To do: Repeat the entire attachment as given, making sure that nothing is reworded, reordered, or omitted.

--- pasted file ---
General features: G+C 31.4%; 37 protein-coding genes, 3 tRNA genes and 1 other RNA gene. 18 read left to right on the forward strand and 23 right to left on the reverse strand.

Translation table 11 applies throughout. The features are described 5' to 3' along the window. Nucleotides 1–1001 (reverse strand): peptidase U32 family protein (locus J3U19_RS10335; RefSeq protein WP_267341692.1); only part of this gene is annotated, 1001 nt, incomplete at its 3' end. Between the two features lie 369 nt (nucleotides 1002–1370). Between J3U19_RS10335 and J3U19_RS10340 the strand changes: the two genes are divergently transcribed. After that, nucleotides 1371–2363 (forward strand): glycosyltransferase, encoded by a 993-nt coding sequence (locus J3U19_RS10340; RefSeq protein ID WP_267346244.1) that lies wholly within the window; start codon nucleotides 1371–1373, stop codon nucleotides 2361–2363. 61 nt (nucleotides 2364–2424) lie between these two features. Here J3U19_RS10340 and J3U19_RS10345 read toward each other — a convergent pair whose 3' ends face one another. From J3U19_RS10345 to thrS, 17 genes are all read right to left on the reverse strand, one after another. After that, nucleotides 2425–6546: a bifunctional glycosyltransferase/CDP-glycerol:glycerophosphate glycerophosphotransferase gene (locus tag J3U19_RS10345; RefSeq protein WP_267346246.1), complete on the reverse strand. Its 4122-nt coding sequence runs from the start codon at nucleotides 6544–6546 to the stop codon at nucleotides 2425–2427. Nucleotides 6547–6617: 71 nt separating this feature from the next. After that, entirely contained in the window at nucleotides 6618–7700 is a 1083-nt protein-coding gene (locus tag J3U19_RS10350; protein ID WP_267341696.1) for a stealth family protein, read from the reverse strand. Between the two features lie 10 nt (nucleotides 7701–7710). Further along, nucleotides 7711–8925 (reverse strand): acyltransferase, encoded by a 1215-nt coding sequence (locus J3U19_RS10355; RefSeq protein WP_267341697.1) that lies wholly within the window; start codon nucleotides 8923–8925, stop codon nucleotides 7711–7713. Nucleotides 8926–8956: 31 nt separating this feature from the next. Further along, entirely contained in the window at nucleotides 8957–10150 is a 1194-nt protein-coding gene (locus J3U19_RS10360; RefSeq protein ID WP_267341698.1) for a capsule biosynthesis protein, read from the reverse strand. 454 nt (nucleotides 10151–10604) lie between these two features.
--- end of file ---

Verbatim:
General features: G+C 31.4%; 37 protein-coding genes, 3 tRNA genes and 1 other RNA gene. 18 read left to right on the forward strand and 23 right to left on the reverse strand.

Translation table 11 applies throughout. The features are described 5' to 3' along the window. Nucleotides 1–1001 (reverse strand): peptidase U32 family protein (locus J3U19_RS10335; RefSeq protein WP_267341692.1); only part of this gene is annotated, 1001 nt, incomplete at its 3' end. Between the two features lie 369 nt (nucleotides 1002–1370). Between J3U19_RS10335 and J3U19_RS10340 the strand changes: the two genes are divergently transcribed. After that, nucleotides 1371–2363 (forward strand): glycosyltransferase, encoded by a 993-nt coding sequence (locus J3U19_RS10340; RefSeq protein ID WP_267346244.1) that lies wholly within the window; start codon nucleotides 1371–1373, stop codon nucleotides 2361–2363. 61 nt (nucleotides 2364–2424) lie between these two features. Here J3U19_RS10340 and J3U19_RS10345 read toward each other — a convergent pair whose 3' ends face one another. From J3U19_RS10345 to thrS, 17 genes are all read right to left on the reverse strand, one after another. After that, nucleotides 2425–6546: a bifunctional glycosyltransferase/CDP-glycerol:glycerophosphate glycerophosphotransferase gene (locus tag J3U19_RS10345; RefSeq protein WP_267346246.1), complete on the reverse strand. Its 4122-nt coding sequence runs from the start codon at nucleotides 6544–6546 to the stop codon at nucleotides 2425–2427. Nucleotides 6547–6617: 71 nt separating this feature from the next. After that, entirely contained in the window at nucleotides 6618–7700 is a 1083-nt protein-coding gene (locus tag J3U19_RS10350; protein ID WP_267341696.1) for a stealth family protein, read from the reverse strand. Between the two features lie 10 nt (nucleotides 7701–7710). Further along, nucleotides 7711–8925 (reverse strand): acyltransferase, encoded by a 1215-nt coding sequence (locus J3U19_RS10355; RefSeq protein WP_267341697.1) that lies wholly within the window; start codon nucleotides 8923–8925, stop codon nucleotides 7711–7713. Nucleotides 8926–8956: 31 nt separating this feature from the next. Further along, entirely contained in the window at nucleotides 8957–10150 is a 1194-nt protein-coding gene (locus J3U19_RS10360; RefSeq protein ID WP_267341698.1) for a capsule biosynthesis protein, read from the reverse strand. 454 nt (nucleotides 10151–10604) lie between these two features.